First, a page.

As with many other brightly-colored amphibians, the color of this frog indicates it can secrete an unpleasant substance when seized, in this case a thick, mildly toxic mucous. Found in a variety of habitats all over Madagascar, it has been a popular zoo animal since the 1970s, and is frequently bred in captivity. Females are larger and more colorful than males, and can reach four inches in length.
Cape of Good Hope & Madagascar
This beautiful tortoise was listed as an endangered species by the US Government in 1973. In the last decade, its status has deteriorated from being classified as vulnerable to extinction, to critically endangered. People who traditionally live in its dry spiny forest habitat have a taboo against harming them. Recently, people from other parts of Madagascar have collected tens of thousands each year to eat or sell, and much habitat has been destroyed. A captive breeding program was established in the 1970s, and more than 400 live in US collections.
Most of the more than 2,000 species of geckos are nocturnal. Many are colored like bark, or in earth tones. In contrast, as their name implies, the 40 or so species of day geckos of the Indian Ocean are diurnal, and include some of the most brilliantly colored of the world’s reptiles. Instead of the cat-like slitted pupils of other geckos, they have round ones, giving them a “friendly” expression. The “Geico Gecko” in commercials is a day gecko. While some species are almost extinct, this one is abundant and often bred in zoos and private collections.
There are at least 26 species of giant millipedes in this genus, found in Africa, Madagascar, and Arabia. Reaching 15 inches in length, they are the largest of the 10,000 species of millipedes, which form their own arthropod class, distinguished by having two pairs of legs on most of their segments. Giant millipedes have around 250 legs. In contrast to centipedes, they feed only on plants, often decaying leaves. Members of this genus do well in captivity, eating all sorts of fruits and vegetables. They may live at least seven years.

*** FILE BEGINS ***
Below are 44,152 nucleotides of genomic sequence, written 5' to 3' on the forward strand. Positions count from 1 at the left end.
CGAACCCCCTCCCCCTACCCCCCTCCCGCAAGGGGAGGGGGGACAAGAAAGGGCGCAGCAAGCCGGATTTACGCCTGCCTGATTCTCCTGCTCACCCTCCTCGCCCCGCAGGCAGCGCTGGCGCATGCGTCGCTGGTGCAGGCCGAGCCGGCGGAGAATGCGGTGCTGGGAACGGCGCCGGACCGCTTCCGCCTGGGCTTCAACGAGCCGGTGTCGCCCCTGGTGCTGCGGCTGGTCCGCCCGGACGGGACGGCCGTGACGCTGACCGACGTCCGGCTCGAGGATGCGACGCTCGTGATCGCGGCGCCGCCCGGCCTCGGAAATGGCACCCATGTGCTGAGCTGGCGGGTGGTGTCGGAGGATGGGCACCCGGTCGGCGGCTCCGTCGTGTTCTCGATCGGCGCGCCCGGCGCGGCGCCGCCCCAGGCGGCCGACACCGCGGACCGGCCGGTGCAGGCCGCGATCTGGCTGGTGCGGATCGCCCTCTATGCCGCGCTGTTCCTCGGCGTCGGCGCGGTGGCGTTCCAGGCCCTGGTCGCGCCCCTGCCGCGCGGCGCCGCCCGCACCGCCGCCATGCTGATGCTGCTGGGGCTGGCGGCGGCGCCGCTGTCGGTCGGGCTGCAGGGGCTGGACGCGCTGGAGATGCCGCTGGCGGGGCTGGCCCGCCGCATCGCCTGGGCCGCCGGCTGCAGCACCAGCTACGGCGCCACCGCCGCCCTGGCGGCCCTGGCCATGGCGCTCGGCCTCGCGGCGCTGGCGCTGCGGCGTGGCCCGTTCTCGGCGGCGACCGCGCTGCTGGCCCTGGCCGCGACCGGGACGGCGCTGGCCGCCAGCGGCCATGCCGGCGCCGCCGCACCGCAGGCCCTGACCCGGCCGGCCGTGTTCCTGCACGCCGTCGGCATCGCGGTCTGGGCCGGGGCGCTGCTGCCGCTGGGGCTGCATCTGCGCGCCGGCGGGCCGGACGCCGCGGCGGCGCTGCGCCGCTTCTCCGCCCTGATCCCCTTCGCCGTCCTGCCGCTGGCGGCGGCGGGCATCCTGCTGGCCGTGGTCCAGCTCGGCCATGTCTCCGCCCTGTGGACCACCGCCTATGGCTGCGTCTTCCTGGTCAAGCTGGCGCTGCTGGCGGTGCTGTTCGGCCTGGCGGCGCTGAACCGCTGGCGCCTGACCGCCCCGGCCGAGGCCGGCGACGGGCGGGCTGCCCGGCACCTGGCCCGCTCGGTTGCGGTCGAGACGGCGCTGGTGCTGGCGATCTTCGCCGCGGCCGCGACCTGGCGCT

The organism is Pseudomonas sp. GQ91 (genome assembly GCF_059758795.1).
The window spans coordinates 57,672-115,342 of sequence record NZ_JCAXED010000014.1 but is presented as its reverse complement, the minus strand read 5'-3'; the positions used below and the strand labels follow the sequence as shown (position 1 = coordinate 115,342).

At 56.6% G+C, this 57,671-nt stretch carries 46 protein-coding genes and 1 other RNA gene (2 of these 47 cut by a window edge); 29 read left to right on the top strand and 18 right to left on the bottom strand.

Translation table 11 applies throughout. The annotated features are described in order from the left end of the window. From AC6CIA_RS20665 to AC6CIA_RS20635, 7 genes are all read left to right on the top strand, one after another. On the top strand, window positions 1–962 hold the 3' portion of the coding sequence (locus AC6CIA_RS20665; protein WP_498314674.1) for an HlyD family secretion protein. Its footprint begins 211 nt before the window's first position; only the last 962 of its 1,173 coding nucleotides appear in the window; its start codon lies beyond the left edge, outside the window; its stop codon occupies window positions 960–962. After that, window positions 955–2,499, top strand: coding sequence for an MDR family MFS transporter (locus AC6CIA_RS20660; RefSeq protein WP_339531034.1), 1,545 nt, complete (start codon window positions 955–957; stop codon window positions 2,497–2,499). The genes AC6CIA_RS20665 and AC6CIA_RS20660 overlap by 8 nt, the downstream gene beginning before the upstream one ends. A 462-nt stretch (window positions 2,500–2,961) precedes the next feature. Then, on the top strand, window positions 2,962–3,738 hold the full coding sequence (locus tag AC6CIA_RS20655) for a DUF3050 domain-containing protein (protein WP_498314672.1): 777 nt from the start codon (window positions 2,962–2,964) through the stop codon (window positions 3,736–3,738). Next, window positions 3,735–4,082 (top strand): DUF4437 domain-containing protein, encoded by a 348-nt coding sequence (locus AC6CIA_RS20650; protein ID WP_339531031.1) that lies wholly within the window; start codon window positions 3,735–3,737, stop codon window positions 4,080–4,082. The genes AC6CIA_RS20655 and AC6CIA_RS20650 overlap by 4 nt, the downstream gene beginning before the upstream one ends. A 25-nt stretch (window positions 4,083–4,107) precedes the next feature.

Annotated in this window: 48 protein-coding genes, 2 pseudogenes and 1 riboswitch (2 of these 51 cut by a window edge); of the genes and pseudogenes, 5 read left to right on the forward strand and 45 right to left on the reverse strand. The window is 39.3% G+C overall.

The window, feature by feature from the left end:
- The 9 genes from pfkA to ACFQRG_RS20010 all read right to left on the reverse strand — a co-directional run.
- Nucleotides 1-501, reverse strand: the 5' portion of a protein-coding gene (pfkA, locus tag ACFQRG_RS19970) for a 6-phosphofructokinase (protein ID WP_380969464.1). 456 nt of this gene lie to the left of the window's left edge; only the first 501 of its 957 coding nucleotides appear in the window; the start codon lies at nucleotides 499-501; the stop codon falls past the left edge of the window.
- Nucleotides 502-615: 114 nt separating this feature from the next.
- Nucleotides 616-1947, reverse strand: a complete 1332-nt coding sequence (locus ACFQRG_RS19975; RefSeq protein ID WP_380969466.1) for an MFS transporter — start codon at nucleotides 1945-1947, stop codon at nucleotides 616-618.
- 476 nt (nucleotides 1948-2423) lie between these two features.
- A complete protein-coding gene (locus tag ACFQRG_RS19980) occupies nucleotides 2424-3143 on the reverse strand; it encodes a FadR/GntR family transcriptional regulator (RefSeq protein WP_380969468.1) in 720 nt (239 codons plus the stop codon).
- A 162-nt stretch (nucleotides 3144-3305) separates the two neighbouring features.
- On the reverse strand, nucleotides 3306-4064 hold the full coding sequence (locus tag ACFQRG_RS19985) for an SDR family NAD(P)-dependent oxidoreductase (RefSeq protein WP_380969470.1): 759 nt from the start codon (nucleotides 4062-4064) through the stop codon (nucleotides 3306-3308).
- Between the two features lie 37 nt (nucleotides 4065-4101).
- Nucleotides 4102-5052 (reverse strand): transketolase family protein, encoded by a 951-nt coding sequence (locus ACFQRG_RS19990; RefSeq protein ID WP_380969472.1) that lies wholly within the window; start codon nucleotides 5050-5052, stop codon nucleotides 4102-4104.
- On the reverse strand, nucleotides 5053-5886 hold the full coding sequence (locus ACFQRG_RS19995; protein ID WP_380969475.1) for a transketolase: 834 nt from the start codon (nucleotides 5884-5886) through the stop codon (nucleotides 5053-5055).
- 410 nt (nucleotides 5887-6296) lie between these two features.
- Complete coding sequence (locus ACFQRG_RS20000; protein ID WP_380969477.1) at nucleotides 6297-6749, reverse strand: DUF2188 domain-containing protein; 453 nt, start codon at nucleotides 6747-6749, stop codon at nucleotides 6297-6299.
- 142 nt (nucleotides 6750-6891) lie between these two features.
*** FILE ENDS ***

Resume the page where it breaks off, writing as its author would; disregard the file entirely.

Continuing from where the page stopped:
Another very large chameleon of Madagascar, this lizard is slightly smaller than the very similar Oustalet’s chameleon, and differs in having fewer spikes in the crest on its back. It is also found higher up in trees.
Reaching 27 inches in length, this is the biggest species of chameleon. Along with insects, it eats small birds and mammals. Like other chameleons it shoots out its tongue with tremendous force to capture prey. It has a wide range in Madagascar.
While the familiar Green anole, often seen in local gardens, may be called the “American Chameleon”, it is actually related to iguanas and basilisks. True chameleons are an entirely Old World family. Of the 160 or so species, about half are native to Madagascar. While difficult to maintain, with proper care the Panther chameleon, from Madagascar’s tropical forests, does well in captivity. Its especially brilliant and variable colors make it popular with reptile breeders and zoos. Males can grow to 20 inches in length.
Like most geckos, this lizard is active at night, when it hunts for insects. During the day time it stays very still, with its head pointed down, depending on its bark-like camouflage. Found in Madagascar’s decreasing primary forest, it is considered vulnerable to extinction. Collecting for the live animal trade also threatens it. Only two eggs are laid at a time. Unknown to science until 1990, it is kept by a number of American zoos, with over 80 maintained as of 2011.
This critically endangered freshwater turtle was long thought to be in the otherwise South American genus Podocmemis, which includes the Arrau and Yellow-spotted side-necked turtles, also displayed at the DWA. More recent research indicates it belongs in its own genus, but that its closest living relatives are South American, evidence of Madagascar and South America both being part of the Gondwana Super-Continent until it split apart approximately 135 million years ago. Efforts are underway to establish a captive-breeding program.
The 23 species of Green pigeons are found in Africa, Asia and the Lesser Sundas. They are usually found in trees, where they eat fruit, especially figs. The green coloration is due to carotenoid pigments similar to those that produce the red and pink plumage of flamingos. While common over a wide area of Tropical Africa, this species is not often seen in zoos.